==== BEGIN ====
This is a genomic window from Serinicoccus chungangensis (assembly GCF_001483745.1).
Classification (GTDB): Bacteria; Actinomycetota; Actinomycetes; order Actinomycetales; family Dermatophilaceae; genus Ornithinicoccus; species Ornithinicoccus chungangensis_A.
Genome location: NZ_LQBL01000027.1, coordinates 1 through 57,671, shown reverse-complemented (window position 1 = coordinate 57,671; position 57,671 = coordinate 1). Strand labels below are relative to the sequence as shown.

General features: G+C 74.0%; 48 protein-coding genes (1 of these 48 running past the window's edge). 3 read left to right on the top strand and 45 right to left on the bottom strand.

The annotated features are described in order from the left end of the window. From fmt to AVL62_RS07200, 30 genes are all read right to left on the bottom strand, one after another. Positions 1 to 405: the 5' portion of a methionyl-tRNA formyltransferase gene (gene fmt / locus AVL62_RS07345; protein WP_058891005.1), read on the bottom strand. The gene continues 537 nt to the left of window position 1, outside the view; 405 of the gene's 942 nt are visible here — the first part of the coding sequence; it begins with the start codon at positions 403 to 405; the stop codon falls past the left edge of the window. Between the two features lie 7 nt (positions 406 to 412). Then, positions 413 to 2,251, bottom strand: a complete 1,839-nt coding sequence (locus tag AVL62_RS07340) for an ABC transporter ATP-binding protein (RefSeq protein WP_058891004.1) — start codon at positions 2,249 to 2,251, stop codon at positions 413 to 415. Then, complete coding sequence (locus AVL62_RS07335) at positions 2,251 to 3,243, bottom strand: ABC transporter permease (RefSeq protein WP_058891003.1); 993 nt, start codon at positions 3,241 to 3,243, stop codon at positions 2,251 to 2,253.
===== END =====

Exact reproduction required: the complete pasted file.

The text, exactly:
This is a genomic window from Serinicoccus chungangensis (assembly GCF_001483745.1).
Classification (GTDB): Bacteria; Actinomycetota; Actinomycetes; order Actinomycetales; family Dermatophilaceae; genus Ornithinicoccus; species Ornithinicoccus chungangensis_A.
Genome location: NZ_LQBL01000027.1, coordinates 1 through 57,671, shown reverse-complemented (window position 1 = coordinate 57,671; position 57,671 = coordinate 1). Strand labels below are relative to the sequence as shown.

General features: G+C 74.0%; 48 protein-coding genes (1 of these 48 running past the window's edge). 3 read left to right on the top strand and 45 right to left on the bottom strand.

The annotated features are described in order from the left end of the window. From fmt to AVL62_RS07200, 30 genes are all read right to left on the bottom strand, one after another. Positions 1 to 405: the 5' portion of a methionyl-tRNA formyltransferase gene (gene fmt / locus AVL62_RS07345; protein WP_058891005.1), read on the bottom strand. The gene continues 537 nt to the left of window position 1, outside the view; 405 of the gene's 942 nt are visible here — the first part of the coding sequence; it begins with the start codon at positions 403 to 405; the stop codon falls past the left edge of the window. Between the two features lie 7 nt (positions 406 to 412). Then, positions 413 to 2,251, bottom strand: a complete 1,839-nt coding sequence (locus tag AVL62_RS07340) for an ABC transporter ATP-binding protein (RefSeq protein WP_058891004.1) — start codon at positions 2,249 to 2,251, stop codon at positions 413 to 415. Then, complete coding sequence (locus AVL62_RS07335) at positions 2,251 to 3,243, bottom strand: ABC transporter permease (RefSeq protein WP_058891003.1); 993 nt, start codon at positions 3,241 to 3,243, stop codon at positions 2,251 to 2,253.